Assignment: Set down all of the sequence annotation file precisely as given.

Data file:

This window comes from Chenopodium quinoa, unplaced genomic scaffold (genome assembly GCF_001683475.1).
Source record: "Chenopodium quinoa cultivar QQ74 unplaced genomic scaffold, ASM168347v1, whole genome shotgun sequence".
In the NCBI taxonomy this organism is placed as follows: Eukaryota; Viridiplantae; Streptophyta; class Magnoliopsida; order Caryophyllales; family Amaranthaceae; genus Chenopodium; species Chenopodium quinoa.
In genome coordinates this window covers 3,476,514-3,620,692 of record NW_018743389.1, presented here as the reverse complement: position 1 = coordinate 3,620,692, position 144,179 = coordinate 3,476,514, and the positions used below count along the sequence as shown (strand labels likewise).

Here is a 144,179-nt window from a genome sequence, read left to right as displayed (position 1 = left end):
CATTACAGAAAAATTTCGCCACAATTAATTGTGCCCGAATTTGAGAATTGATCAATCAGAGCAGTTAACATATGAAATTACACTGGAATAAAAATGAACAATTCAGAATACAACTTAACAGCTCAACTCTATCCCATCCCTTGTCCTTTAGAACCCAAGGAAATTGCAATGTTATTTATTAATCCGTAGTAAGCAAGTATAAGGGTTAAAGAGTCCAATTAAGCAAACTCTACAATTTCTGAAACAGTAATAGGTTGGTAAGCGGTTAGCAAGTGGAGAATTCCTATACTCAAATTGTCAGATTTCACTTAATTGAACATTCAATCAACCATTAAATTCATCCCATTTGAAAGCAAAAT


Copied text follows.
This window comes from Chenopodium quinoa, unplaced genomic scaffold (genome assembly GCF_001683475.1).
Source record: "Chenopodium quinoa cultivar QQ74 unplaced genomic scaffold, ASM168347v1, whole genome shotgun sequence".
In the NCBI taxonomy this organism is placed as follows: Eukaryota; Viridiplantae; Streptophyta; class Magnoliopsida; order Caryophyllales; family Amaranthaceae; genus Chenopodium; species Chenopodium quinoa.
In genome coordinates this window covers 3,476,514-3,620,692 of record NW_018743389.1, presented here as the reverse complement: position 1 = coordinate 3,620,692, position 144,179 = coordinate 3,476,514, and the positions used below count along the sequence as shown (strand labels likewise).

Here is a 144,179-nt window from a genome sequence, read left to right as displayed (position 1 = left end):
CATTACAGAAAAATTTCGCCACAATTAATTGTGCCCGAATTTGAGAATTGATCAATCAGAGCAGTTAACATATGAAATTACACTGGAATAAAAATGAACAATTCAGAATACAACTTAACAGCTCAACTCTATCCCATCCCTTGTCCTTTAGAACCCAAGGAAATTGCAATGTTATTTATTAATCCGTAGTAAGCAAGTATAAGGGTTAAAGAGTCCAATTAAGCAAACTCTACAATTTCTGAAACAGTAATAGGTTGGTAAGCGGTTAGCAAGTGGAGAATTCCTATACTCAAATTGTCAGATTTCACTTAATTGAACATTCAATCAACCATTAAATTCATCCCATTTGAAAGCAAAAT